Ari Shapiro

Ari Shapiro is an NPR international correspondent based in London. An award-winning journalist, his reporting covers a wide range of topics and can be heard on all of NPR's national news programs, including Morning Edition and All Things Considered.

Prior to his current post, Shapiro reported from the NPR Washington Desk as White House Correspondent during President Barack Obama's first and second terms, as Justice Correspondent during the George W. Bush administration and as a regular guest host on NPR's newsmagazines. He is also a frequent analyst on CNN, PBS, NBC and other television news outlets.

Shapiro's reporting has consistently won national accolades. The Columbia Journalism Review recognized him with a laurel for his investigation into disability benefits for injured American veterans. The American Bar Association awarded him the Silver Gavel for exposing the failures of Louisiana's detention system after Hurricane Katrina. He was the first recipient of the American Judges' Association American gavel Award, recognizing a body of work on U.S. courts and the American justice system. And at age 25, Shapiro won the Daniel Schorr Journalism Prize for an investigation of methamphetamine use and HIV transmission.

An occasional singer, Shapiro makes guest appearances with the "little orchestra" Pink Martini, whose recent albums feature several of his contributions. Since his debut at the Hollywood Bowl in 2009, Shapiro has performed live at many of the world's most storied venues, including Carnegie Hall in New York, L'Olympia in Paris, and Mount Lycabettus in Athens.

Shapiro graduated from Yale University magna cum laude and began his journalism career in the office of NPR Legal Affairs Correspondent Nina Totenberg.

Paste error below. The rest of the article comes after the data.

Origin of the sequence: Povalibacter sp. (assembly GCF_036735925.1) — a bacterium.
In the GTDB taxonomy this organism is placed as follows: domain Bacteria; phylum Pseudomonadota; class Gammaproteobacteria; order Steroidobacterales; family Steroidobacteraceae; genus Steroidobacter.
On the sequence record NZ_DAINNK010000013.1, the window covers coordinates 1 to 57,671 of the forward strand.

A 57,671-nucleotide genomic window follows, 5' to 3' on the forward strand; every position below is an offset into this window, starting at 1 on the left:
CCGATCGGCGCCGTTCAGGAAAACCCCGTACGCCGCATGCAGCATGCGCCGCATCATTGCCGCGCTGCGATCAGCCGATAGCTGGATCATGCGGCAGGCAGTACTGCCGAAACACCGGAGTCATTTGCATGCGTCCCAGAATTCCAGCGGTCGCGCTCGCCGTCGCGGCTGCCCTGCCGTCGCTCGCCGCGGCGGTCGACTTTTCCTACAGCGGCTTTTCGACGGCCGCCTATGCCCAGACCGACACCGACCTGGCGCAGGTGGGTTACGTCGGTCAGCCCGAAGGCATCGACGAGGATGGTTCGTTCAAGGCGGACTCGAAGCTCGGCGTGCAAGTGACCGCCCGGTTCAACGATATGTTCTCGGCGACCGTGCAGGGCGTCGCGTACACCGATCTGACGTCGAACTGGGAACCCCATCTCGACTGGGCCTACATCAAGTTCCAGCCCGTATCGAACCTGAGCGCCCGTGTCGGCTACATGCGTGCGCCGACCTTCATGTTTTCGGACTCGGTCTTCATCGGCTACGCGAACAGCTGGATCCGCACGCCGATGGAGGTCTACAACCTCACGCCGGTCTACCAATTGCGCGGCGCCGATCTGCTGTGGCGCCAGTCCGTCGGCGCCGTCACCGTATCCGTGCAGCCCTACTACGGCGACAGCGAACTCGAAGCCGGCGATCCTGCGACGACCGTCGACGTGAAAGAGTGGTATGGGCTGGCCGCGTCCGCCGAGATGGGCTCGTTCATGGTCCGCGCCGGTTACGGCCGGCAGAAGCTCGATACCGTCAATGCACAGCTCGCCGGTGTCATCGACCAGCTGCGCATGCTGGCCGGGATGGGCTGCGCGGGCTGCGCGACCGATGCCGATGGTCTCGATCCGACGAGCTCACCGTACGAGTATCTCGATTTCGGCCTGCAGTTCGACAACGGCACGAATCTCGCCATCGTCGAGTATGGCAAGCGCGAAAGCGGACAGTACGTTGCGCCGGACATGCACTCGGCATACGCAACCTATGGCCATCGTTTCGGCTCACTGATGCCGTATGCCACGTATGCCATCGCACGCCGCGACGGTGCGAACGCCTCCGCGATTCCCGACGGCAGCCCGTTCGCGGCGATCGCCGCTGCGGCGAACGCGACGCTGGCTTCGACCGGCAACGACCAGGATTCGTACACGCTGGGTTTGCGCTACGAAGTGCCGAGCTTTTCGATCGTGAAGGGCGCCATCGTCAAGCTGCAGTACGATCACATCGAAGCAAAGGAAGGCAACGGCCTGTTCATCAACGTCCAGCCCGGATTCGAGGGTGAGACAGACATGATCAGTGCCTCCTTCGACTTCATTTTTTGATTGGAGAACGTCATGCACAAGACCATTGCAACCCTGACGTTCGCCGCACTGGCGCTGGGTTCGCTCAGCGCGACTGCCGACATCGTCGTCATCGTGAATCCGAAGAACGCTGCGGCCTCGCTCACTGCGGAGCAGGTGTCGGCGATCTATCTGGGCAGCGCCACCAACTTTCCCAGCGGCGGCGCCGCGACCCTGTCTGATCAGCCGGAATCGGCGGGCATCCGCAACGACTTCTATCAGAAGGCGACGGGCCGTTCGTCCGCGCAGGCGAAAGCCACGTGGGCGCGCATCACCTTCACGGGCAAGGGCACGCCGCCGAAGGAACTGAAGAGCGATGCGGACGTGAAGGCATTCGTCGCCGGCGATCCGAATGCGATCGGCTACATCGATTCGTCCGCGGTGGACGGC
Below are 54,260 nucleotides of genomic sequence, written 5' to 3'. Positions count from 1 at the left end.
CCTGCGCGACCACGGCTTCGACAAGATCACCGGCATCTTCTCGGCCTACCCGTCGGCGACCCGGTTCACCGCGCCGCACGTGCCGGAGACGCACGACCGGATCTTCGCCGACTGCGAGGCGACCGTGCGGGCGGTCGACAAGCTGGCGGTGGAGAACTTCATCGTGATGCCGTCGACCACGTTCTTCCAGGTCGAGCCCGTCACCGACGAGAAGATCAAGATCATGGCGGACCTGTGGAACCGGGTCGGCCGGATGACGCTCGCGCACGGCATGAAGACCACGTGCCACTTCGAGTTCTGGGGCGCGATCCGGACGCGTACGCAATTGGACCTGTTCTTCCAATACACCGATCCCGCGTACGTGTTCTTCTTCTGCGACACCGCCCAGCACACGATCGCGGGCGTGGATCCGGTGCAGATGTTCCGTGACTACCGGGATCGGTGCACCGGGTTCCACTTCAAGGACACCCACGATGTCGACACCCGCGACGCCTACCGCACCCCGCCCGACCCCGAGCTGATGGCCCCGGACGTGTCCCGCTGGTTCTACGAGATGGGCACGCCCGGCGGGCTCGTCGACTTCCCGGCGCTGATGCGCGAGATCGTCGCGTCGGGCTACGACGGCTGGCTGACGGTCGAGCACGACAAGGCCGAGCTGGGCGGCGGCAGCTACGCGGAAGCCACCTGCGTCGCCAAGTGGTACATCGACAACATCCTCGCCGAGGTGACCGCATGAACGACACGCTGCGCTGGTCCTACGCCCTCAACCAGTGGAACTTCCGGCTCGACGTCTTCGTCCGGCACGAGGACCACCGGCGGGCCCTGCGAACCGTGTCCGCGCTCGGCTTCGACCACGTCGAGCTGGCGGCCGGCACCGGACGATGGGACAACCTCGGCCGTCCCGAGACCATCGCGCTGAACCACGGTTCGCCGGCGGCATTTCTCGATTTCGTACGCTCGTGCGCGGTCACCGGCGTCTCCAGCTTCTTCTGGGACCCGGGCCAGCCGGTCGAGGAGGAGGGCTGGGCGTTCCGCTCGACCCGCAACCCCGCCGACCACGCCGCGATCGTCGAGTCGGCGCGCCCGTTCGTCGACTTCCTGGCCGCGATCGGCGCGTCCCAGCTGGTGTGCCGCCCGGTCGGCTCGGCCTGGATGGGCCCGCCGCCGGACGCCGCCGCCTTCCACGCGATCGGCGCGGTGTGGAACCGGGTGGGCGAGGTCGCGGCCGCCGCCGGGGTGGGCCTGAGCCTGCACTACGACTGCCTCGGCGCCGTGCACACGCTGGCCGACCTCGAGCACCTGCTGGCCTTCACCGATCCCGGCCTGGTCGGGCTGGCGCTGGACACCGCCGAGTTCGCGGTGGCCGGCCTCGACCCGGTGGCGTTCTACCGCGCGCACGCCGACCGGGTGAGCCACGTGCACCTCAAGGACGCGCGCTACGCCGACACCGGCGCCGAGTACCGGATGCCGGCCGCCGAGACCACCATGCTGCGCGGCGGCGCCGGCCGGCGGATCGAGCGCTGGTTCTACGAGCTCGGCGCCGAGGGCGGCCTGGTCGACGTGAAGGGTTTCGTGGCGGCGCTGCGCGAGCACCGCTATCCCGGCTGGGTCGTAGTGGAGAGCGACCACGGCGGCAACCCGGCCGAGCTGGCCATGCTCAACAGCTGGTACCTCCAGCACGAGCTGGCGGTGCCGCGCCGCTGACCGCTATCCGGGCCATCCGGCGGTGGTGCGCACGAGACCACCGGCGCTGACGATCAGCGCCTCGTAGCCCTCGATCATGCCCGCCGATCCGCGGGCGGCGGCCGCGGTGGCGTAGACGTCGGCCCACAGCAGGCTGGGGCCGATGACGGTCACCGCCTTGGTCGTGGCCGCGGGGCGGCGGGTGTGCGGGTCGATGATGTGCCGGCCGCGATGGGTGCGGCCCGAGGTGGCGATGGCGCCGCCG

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Fine Art
8:26 am
Sat August 16, 2014

A Sea Of Ceramic Poppies Honors Britain's WWI Dead

This installation at the Tower of London will ultimately feature 888,246 ceramic poppies, honoring the soldiers from Britain and the British colonies who died in World War I.
Rich Preston NPR

Originally published on Sat August 16, 2014 8:05 am

How do you memorialize an event that happened 100 years ago? Almost nobody is alive who witnessed the start of World War I. In England, at the Tower of London, an unusual artistic commemoration is blooming. Its name comes from a poem, written by an anonymous soldier in World War I: "The Blood Swept Lands and Seas of Red."

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Parallels
4:00 am
Tue August 12, 2014

It's Sunrise In London And Time For A Rave

Revelers dance in their pajamas at Morning Gloryville in London in January. The nightclub, which holds a rave once a month beginning at 6:30 a.m., has inspired morning raves in a number of other cities around the world.
Andrew Winning Reuters/Landov

Originally published on Tue August 12, 2014 12:27 pm

At 6:30 in the morning, not many people have dancing on their mind. Freshly brewed coffee, perhaps, or the papers. Maybe some public radio. But not a party.

On a street in East London, however, the sun is rising over the rooftops, and a line of people are waiting to get into a warehouse. Most were fast asleep an hour ago, but by now they're wearing fluorescent neon tights, brightly colored headbands and leggings. Some have decorated themselves with face paint.

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Middle East
4:01 pm
Fri August 1, 2014

In Gaza, A Glimmer Of Hope For Cease-Fire Is Snuffed Out Early

Originally published on Fri August 1, 2014 7:00 pm

Copyright 2014 NPR. To see more, visit http://www.npr.org/.

Transcript

ARI SHAPIRO, HOST:

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Europe
4:01 pm
Fri August 1, 2014

Out Of The Strings Of A Fiddle, The Melodies Of Cold, Craggy Isles

Originally published on Tue August 19, 2014 10:54 am

Copyright 2014 NPR. To see more, visit http://www.npr.org/.

Transcript

ARI SHAPIRO, HOST:

It's Friday afternoon. The first day of August. Let's take a little island vacation.

(MUSIC PLAYING)

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Theater
5:24 pm
Wed July 30, 2014

Why Are Theater Tickets Cheaper On The West End Than On Broadway?

Originally published on Wed July 30, 2014 7:07 pm

It's a Wednesday afternoon in London and a bunch of kids are standing outside a West End theater, giddily unaware that their parents have just shelled out a lot of money for the experience they're about to have. A giant sign over their heads shows a silhouette of a girl standing on a swing, her hair flying behind her in the wind — it's a matinee performance of Matilda.

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